In Chapter 4 we saw that the second-order moments of a random process – the mean and covariance or, equivalently, the autocorrelation – play a fundamental role in describing the relation of limiting sample averages and expectations. We also saw, for example in Section 4.6.1 and Problem 4.26, that these moments also play a key role in signal processing applications of random processes, especially in linear least squares estimation. Because of the fundamental importance of these particular moments, this chapter considers their properties in greater depth and their evaluation for several important examples. A primary focus is on a second-order moment analog of a derived distribution problem. Suppose we are given the second-order moments of one random process and this process is then used as an input to a linear system. What are the resulting second-order moments of the output random process? These results are collectively known as second-order moment input/output or I/O relations for linear systems.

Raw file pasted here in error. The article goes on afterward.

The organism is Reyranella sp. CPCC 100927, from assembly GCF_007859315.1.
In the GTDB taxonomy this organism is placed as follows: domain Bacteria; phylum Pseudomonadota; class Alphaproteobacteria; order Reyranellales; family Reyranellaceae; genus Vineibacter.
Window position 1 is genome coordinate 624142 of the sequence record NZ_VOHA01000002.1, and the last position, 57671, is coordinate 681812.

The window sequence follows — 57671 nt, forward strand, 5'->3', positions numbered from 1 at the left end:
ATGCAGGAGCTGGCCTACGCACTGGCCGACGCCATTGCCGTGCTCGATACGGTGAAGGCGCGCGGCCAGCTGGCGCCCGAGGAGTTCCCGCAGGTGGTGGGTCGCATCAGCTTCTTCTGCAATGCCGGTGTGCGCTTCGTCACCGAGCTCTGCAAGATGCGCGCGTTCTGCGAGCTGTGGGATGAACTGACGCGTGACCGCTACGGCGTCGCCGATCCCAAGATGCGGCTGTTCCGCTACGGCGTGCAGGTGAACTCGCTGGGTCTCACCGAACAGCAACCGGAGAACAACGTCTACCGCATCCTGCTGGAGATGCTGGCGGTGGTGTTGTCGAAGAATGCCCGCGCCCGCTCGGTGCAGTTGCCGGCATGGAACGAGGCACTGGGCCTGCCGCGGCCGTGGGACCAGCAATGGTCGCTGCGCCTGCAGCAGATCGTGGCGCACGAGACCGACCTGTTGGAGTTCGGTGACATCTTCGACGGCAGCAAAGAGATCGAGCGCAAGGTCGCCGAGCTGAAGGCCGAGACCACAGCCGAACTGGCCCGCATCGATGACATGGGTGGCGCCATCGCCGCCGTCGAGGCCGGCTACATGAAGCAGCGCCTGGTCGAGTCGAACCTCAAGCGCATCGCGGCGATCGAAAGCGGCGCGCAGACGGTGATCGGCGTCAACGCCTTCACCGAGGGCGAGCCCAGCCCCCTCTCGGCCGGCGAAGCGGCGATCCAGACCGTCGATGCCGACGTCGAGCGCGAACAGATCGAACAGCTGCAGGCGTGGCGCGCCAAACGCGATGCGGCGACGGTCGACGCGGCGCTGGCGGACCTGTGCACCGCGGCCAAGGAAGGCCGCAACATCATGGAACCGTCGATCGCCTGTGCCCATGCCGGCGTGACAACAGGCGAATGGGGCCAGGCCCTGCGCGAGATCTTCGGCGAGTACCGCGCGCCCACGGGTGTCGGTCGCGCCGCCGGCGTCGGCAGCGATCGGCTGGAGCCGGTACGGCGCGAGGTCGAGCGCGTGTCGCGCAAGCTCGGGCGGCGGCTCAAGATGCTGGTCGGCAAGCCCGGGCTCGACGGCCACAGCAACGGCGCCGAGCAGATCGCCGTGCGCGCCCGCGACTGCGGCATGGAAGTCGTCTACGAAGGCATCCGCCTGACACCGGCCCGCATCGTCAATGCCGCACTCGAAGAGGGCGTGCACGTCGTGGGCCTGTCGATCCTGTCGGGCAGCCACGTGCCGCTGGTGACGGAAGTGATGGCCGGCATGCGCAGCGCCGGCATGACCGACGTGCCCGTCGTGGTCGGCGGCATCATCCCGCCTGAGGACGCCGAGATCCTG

Linear systems may seem to be a very special case. As we will see, their most obvious attribute is that they are easier to handle analytically, which leads to more complete, useful, and stronger results than can be obtained for the class of all systems. This special case, however, plays a central role and is by far the most important class of systems.